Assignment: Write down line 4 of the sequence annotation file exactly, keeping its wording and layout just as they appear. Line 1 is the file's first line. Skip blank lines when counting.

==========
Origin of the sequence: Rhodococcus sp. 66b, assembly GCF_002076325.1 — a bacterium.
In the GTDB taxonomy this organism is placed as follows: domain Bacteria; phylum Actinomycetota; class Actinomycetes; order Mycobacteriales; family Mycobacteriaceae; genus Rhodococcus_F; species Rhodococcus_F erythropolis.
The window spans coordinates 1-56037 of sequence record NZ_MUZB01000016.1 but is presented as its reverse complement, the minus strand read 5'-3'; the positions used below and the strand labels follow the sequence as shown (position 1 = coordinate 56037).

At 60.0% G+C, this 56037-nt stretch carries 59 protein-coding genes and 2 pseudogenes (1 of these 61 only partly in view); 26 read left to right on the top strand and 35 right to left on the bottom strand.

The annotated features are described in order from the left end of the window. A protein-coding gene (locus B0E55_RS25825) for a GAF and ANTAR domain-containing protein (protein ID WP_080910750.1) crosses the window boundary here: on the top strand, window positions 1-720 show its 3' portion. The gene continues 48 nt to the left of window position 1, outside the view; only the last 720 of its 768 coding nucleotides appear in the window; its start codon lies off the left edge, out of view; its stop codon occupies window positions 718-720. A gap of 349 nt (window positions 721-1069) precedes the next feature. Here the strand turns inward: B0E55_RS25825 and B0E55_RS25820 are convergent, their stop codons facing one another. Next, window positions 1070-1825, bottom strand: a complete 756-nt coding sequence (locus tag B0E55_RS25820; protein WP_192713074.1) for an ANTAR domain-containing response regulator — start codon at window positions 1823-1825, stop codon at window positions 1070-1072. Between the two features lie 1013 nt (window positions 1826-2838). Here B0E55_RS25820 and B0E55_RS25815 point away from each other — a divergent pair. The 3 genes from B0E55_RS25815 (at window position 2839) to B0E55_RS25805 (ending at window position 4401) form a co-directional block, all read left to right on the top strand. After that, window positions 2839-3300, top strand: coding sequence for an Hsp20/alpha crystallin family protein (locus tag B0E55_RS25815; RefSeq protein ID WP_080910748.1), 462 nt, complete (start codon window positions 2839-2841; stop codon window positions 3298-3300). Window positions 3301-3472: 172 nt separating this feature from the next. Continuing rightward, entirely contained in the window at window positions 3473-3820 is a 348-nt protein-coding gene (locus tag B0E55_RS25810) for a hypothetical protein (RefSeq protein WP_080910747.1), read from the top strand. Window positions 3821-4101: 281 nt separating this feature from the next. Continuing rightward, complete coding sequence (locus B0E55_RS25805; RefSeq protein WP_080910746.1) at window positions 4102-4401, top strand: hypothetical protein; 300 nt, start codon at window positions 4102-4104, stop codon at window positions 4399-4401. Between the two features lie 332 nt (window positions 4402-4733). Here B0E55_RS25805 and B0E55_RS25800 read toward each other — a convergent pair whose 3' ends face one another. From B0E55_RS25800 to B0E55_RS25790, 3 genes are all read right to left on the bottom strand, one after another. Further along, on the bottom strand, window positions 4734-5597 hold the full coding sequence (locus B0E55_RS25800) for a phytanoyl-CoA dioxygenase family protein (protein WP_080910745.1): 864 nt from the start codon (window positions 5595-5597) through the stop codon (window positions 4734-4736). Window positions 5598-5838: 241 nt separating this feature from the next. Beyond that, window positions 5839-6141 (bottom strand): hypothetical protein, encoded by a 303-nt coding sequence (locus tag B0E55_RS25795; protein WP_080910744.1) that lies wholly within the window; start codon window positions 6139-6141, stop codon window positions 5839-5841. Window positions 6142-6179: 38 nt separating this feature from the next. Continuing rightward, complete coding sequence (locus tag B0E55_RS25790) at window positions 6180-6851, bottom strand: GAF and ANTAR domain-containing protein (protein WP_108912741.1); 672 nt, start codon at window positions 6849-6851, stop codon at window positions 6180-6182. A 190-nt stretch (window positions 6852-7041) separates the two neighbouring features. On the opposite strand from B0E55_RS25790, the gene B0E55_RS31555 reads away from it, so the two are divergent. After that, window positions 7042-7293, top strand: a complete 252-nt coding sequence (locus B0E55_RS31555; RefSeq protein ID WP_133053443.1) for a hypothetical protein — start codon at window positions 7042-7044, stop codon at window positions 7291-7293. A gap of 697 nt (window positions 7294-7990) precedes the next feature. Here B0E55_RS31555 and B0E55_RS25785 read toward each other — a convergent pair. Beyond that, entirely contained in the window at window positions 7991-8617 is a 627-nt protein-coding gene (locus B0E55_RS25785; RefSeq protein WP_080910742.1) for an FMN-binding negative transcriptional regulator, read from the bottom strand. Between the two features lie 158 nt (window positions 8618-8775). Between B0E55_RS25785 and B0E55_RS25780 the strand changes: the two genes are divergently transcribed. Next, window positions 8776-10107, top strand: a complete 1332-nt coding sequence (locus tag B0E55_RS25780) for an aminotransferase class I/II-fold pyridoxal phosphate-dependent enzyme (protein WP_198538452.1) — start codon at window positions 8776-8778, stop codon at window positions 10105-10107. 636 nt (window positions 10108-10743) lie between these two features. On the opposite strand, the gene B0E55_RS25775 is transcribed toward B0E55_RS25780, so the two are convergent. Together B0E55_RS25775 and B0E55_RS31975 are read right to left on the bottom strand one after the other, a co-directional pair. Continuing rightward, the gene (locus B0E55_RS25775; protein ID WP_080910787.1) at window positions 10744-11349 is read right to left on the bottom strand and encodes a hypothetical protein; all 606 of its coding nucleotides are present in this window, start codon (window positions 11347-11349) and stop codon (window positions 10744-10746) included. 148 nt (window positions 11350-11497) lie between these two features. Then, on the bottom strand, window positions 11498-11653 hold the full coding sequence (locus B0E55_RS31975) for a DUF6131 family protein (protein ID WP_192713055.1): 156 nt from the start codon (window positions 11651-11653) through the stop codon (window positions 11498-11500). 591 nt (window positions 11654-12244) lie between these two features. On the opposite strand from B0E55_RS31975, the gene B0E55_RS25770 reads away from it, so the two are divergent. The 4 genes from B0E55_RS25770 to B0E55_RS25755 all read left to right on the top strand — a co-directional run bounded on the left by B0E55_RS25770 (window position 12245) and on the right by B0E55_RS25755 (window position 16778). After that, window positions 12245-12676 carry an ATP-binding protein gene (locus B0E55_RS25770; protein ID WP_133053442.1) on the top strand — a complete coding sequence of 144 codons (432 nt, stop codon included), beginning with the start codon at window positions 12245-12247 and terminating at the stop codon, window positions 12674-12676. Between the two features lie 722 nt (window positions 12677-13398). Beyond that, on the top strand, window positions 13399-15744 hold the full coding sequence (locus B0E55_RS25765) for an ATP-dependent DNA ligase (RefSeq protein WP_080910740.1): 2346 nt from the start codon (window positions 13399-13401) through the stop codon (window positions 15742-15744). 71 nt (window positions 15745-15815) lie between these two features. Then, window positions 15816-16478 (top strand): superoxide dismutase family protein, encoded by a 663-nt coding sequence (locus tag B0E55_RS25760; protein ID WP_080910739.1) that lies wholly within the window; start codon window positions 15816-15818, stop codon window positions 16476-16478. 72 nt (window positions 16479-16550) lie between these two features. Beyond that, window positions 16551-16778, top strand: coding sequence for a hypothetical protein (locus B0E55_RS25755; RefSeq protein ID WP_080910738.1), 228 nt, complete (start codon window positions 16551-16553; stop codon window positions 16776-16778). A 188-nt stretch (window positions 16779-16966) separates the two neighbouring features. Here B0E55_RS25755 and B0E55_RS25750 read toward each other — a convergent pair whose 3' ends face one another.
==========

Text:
At 60.0% G+C, this 56037-nt stretch carries 59 protein-coding genes and 2 pseudogenes (1 of these 61 only partly in view); 26 read left to right on the top strand and 35 right to left on the bottom strand.